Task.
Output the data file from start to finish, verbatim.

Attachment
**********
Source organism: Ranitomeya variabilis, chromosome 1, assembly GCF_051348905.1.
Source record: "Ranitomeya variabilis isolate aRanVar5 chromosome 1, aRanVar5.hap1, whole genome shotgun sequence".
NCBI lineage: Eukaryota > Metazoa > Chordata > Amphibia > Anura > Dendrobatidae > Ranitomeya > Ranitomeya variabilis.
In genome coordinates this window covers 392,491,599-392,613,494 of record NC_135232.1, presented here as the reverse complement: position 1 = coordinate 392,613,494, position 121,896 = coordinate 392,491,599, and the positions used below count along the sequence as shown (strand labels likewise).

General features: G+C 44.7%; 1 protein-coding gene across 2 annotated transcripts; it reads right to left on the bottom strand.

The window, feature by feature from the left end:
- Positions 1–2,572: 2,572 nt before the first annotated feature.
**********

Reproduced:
Source organism: Ranitomeya variabilis, chromosome 1, assembly GCF_051348905.1.
Source record: "Ranitomeya variabilis isolate aRanVar5 chromosome 1, aRanVar5.hap1, whole genome shotgun sequence".
NCBI lineage: Eukaryota > Metazoa > Chordata > Amphibia > Anura > Dendrobatidae > Ranitomeya > Ranitomeya variabilis.
In genome coordinates this window covers 392,491,599-392,613,494 of record NC_135232.1, presented here as the reverse complement: position 1 = coordinate 392,613,494, position 121,896 = coordinate 392,491,599, and the positions used below count along the sequence as shown (strand labels likewise).

General features: G+C 44.7%; 1 protein-coding gene across 2 annotated transcripts; it reads right to left on the bottom strand.

The window, feature by feature from the left end:
- Positions 1–2,572: 2,572 nt before the first annotated feature.